Typically, foreign exchange traders fall into four classes: scalpers, day traders, position traders, and swing traders. On the one hand, scalpers and position traders occupy the extreme ends of the forex trading time frames, where the former hold positions for as little as a few seconds, and the latter’s positions could go on for years.

On the other hand, day traders and swing traders fall somewhere in the middle of the continuum. In particular, day trading involves opening and closing positions within a single trading day. The approach aims to exploit the intraday volatility in the market.

For swing traders, the time frame is longer than both day trading and scalping but often shorter than position trading. Each trading strategy fits a particular class of traders, and it could be inappropriate to pronounce any as the best. Nevertheless, today we will spend time on swing trading, emphasizing the best currency pairs to apply this strategy.

Introduction to swing trading in forex

Swing trading is a forex trading style used to exploit price swings for profit. In financial markets, a swing describes the scenario where a security’s price changes in value rapidly in either direction.

The market must experience substantial pressure from external forces to produce such a sharp shift in price action. The external force could be an unexpected interest rate decision or any other event with a massive impact on the global foreign exchange market.

A swing trader, therefore, aims to exploit the sharp shifts in price action. But this means one must be able to anticipate the swings. Unfortunately, some of the sudden changes are unpredictable, but experienced traders can foresee some.

We should reiterate that swing trading is neither short-term nor long-term. The trading style falls anywhere from holding a position for a day-and-a-half and several months. Most importantly, it would be best to catch a swing when it happens, and the earlier you do it, the better.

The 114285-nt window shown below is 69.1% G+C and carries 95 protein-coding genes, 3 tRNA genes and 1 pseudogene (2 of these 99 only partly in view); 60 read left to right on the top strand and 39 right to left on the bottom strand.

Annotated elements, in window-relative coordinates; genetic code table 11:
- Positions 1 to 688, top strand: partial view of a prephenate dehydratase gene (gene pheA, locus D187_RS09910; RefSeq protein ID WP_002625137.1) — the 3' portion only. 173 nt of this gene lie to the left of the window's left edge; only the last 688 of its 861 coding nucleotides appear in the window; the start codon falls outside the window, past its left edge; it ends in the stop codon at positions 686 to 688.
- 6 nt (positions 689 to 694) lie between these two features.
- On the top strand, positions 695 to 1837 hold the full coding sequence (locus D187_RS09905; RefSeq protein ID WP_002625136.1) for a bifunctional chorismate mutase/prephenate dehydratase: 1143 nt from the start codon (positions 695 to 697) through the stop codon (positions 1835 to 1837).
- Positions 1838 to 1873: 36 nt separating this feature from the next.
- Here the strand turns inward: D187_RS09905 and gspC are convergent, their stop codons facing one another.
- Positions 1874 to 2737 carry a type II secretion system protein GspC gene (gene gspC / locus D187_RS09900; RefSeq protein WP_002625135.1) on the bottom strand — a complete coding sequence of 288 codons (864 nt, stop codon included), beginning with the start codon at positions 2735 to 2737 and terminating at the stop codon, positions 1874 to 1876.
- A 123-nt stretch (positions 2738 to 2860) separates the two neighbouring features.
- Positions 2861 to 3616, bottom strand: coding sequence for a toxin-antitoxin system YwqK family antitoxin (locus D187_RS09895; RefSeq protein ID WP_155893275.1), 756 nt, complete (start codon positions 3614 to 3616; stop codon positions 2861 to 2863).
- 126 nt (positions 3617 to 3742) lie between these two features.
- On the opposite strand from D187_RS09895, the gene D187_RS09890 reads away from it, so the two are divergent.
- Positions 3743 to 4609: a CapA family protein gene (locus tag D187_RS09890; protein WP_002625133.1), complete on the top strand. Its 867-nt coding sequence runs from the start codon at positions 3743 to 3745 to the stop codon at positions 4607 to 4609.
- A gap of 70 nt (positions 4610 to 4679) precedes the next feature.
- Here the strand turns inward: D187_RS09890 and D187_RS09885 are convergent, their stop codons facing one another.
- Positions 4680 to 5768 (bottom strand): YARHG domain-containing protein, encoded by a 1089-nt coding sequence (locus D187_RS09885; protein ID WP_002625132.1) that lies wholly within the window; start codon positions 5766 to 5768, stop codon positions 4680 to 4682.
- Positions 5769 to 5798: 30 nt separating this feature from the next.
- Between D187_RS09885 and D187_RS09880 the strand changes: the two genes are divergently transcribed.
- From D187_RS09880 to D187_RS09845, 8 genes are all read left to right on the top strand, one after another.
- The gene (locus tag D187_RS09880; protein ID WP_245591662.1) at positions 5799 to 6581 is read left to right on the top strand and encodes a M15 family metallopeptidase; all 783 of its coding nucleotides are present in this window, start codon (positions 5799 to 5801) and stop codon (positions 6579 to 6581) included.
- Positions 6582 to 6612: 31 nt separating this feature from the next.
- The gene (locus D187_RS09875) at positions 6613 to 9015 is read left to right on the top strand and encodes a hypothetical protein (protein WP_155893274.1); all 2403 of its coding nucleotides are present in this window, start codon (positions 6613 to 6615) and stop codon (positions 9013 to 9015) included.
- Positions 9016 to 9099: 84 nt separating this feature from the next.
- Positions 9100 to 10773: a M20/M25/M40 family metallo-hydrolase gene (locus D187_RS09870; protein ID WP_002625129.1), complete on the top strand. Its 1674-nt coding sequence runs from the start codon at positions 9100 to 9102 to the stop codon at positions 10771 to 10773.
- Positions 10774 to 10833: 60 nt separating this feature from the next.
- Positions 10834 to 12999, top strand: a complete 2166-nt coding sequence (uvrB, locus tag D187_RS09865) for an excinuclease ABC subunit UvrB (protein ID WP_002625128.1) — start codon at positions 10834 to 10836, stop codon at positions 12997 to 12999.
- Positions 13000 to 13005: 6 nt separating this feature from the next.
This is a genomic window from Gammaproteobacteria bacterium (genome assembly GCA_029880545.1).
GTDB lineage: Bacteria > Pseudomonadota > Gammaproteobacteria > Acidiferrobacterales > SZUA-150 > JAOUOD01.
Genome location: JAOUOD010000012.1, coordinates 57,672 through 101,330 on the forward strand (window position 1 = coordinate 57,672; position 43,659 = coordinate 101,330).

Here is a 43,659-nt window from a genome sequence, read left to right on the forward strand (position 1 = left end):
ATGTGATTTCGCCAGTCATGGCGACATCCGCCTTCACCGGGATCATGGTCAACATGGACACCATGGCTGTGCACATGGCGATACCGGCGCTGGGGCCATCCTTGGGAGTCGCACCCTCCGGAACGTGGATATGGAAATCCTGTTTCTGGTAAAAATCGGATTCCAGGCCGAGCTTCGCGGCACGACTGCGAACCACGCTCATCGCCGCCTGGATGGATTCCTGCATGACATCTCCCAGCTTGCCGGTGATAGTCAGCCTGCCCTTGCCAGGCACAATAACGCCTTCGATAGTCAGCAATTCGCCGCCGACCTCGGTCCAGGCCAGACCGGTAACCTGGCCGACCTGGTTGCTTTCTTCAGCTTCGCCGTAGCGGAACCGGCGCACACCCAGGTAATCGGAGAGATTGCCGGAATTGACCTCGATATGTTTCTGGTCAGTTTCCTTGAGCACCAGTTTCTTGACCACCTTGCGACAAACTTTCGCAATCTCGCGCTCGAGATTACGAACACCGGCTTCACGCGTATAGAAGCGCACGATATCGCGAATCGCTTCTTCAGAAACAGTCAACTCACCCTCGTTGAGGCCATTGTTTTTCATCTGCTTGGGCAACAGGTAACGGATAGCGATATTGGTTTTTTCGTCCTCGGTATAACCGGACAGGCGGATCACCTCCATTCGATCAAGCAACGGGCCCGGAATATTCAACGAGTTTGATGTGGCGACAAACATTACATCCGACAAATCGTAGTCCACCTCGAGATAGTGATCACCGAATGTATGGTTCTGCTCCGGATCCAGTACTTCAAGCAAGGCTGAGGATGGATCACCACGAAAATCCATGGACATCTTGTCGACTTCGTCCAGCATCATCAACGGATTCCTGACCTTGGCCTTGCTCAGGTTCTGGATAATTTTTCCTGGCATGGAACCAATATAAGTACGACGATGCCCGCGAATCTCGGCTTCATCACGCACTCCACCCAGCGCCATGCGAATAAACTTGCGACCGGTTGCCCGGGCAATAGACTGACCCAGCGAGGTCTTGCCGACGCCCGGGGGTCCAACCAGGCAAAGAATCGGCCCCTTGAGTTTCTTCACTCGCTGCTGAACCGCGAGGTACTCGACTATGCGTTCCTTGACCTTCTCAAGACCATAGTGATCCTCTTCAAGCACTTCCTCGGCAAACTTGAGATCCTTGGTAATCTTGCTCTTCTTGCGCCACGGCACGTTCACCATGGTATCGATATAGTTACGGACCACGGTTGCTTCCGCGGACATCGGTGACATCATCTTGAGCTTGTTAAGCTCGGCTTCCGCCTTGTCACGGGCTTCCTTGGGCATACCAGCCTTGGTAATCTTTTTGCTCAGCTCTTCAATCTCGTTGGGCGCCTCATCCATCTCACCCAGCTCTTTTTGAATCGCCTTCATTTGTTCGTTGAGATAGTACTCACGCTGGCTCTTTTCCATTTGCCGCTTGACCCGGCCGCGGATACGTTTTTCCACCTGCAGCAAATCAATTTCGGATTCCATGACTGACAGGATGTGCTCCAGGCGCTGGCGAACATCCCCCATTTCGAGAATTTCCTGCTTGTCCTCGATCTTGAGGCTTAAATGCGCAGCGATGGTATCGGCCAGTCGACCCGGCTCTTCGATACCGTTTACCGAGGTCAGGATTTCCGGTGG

Swing high vs. swing low

The most exciting part of forex is that you can trade both sides of the market. In the same breadth, price action swings can happen when the market is trending upwards or in a downward descent.

Swing high and swing low are critical concepts for successful swing trading. Although different traders have different definitions, below is the market consensus on the definition of swing.

A swing high refers to the peak that price action reaches before commencing a decline. This phenomenon forms when the market is trending up. To spot a swing high on a candlestick price chart, look for the highest candle just before a correction. 

A chart displaying swing highs and lows

On the other hand, swing lows form in a down-trending market. Usually, it is the lowest price point on a chart immediately before an upward correction. 

Swing highs and lows are critical concepts when identifying the right swing trading strategy. They indicate when to enter or exit the market and when to execute. Typically, swing highs and lows form in a ranging market.

Best currency pairs for swing trading

So far, it is apparent that swing traders thrive in a market with sufficient volatility to generate sharp shifts in price action. By extension, the best currency pairs for this trading style must fulfill the two necessary conditions below.

1. The currency pair should exhibit substantial volatility.